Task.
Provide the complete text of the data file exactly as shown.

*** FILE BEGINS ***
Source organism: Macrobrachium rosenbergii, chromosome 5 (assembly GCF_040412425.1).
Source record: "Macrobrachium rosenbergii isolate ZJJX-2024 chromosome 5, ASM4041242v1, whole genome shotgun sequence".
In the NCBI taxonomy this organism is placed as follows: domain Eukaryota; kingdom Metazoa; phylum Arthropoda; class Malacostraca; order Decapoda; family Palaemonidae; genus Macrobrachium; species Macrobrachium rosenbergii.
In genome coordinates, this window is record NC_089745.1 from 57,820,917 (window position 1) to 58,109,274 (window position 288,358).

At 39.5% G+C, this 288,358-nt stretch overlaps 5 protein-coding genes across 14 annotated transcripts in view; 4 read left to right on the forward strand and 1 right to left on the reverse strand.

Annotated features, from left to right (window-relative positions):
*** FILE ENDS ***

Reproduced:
Source organism: Macrobrachium rosenbergii, chromosome 5 (assembly GCF_040412425.1).
Source record: "Macrobrachium rosenbergii isolate ZJJX-2024 chromosome 5, ASM4041242v1, whole genome shotgun sequence".
In the NCBI taxonomy this organism is placed as follows: domain Eukaryota; kingdom Metazoa; phylum Arthropoda; class Malacostraca; order Decapoda; family Palaemonidae; genus Macrobrachium; species Macrobrachium rosenbergii.
In genome coordinates, this window is record NC_089745.1 from 57,820,917 (window position 1) to 58,109,274 (window position 288,358).

At 39.5% G+C, this 288,358-nt stretch overlaps 5 protein-coding genes across 14 annotated transcripts in view; 4 read left to right on the forward strand and 1 right to left on the reverse strand.

Annotated features, from left to right (window-relative positions):